Recent news articles have reported that nearly 216,000 veterans diagnosed with PTSD post-traumatic stress disorder receive benefits from the Veterans Administration (VA). Most of these veterans are from the Vietnam period, and many, including myself, were granted their disability ratings only during the last decade. Since 1999, the VA’s PTSD benefit payments have jumped 150 percent, from $1.7 to $4.3 billion annually. Clearly, since the disorder’s recognition in 1980 by the American Psychiatric Association (APA), PTSD with its long, silent history under other names, from soldier’s heart to combat neurosis has finally become a cost of war to be reckoned with.
Now, with reports that the percentages, if not the absolute numbers, of returning Iraq and Afghanistan war veterans suffering from PTSD may exceed that of their Vietnam-era counterparts, VA budgetary outlays for care and treatment of this malady are likely to skyrocket even further.
Naturally, the merits of a given veteran’s case for PTSD care and treatment should be judged on the best scientific evidence and screening methodologies available. It is the need based on science that should dictate the size of the VA’s budget to accommodate veterans traumatized by war, and not the size of the budget that shapes or manipulates diagnostic criteria to reduce the PTSD population among returning war veterans.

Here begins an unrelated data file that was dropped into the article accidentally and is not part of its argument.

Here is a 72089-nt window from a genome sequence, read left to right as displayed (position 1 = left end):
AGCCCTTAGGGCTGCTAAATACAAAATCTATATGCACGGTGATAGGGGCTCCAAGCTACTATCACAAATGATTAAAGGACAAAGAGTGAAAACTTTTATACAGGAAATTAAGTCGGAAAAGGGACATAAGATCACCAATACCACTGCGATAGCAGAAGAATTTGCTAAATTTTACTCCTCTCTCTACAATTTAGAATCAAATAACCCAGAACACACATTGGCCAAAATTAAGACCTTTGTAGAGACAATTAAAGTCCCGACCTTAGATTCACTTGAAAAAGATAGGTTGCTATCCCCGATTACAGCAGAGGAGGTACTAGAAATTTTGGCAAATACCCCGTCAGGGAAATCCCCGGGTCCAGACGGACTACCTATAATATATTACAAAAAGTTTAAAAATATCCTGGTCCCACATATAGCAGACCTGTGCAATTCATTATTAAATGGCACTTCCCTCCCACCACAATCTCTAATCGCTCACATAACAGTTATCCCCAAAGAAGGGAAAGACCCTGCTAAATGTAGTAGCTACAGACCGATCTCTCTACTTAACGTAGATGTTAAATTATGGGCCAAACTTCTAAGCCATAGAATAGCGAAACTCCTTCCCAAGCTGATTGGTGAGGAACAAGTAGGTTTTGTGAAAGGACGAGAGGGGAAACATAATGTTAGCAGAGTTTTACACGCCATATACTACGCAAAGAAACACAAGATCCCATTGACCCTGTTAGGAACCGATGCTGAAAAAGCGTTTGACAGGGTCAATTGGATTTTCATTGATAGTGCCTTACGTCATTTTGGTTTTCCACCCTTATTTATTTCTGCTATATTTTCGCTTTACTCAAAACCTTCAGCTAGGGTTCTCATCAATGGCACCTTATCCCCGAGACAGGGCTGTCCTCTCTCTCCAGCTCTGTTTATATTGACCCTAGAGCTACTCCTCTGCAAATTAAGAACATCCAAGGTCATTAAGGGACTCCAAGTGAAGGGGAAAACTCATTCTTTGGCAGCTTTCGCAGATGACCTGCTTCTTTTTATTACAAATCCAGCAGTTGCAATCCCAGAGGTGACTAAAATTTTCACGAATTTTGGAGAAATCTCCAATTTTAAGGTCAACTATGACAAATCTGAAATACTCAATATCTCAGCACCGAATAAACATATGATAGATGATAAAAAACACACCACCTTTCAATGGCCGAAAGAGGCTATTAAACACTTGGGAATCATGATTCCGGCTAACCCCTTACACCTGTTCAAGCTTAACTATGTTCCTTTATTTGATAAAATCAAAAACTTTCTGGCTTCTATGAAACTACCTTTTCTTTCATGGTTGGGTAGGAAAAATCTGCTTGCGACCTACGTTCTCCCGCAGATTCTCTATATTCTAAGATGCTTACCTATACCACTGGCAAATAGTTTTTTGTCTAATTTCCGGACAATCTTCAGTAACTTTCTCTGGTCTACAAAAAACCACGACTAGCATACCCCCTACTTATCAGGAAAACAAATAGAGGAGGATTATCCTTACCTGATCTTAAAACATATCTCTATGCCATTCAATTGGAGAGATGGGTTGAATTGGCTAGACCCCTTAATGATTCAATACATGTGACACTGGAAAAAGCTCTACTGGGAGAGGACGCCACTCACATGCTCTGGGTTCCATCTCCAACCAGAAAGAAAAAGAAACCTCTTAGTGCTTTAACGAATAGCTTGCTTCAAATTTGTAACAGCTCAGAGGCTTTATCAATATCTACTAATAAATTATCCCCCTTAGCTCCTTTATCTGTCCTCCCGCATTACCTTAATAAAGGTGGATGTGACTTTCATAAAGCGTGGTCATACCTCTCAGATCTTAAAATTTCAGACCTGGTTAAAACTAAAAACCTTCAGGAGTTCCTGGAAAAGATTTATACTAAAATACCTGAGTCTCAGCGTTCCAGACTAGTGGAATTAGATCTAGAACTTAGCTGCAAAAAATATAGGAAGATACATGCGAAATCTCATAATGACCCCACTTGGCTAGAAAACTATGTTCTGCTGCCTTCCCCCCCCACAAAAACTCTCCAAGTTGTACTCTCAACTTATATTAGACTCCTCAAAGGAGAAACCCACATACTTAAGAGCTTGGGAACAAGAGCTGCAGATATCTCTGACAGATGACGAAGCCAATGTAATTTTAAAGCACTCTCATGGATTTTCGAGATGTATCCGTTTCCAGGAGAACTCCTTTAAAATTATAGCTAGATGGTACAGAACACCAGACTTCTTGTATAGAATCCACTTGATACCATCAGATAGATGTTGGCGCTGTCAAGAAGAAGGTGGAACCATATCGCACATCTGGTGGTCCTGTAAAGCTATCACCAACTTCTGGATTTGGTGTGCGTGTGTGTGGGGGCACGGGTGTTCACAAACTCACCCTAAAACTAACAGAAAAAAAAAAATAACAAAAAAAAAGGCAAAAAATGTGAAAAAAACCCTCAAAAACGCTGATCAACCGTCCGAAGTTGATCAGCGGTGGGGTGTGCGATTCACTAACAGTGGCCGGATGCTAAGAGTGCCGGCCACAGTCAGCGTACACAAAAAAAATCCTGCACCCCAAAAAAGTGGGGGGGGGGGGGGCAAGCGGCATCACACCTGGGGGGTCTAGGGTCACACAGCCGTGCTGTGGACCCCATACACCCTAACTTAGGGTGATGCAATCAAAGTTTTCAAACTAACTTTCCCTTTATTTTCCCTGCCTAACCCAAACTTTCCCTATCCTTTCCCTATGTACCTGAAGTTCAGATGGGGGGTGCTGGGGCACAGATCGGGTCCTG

Concern has mounted in recent months among veterans and their advocates that it is money, and not science, that may set the VA’s PTSD-related mental health agenda in the years ahead. Not only could this revised agenda have a potentially disastrous impact on the well-being and readjustment of today’s returning veterans, but it has already caused considerable anxiety among veterans who have been rated with PTSD in recent years and who fear their benefits may be unjustly curtailed. Apparently, the VA’s ill-conceived plan to review the cases of thousands of veterans compensated for PTSD since the mid-1990s has been scuttled, owing to negative political fallout in Congress. But now the VA seems bent on pursuing its plan to limit future PTSD cases through a new strategy that will pit one prestigious scientific body against another, and which even Congress may have less influence to monitor or challenge.
The VA has contracted with the Institute of Medicine, a component of the National Academy of Sciences, to conduct a sweeping reexamination, not only of all medical and scientific literature on PTSD to date, but on issues related to PTSD’s "treatment, prognosis, and compensation." Such an initiative, given how much remains to be learned about PTSD, may be timely as long as objective science holds sway over politically motivated cost-cutting. At the same time, the VA initiative threatens to second guess, and potentially delegitimize, the long-standing authority of the American Psychiatric Association, under whose aegis PTSD research and treatment has been studied and advanced for more than a quarter century.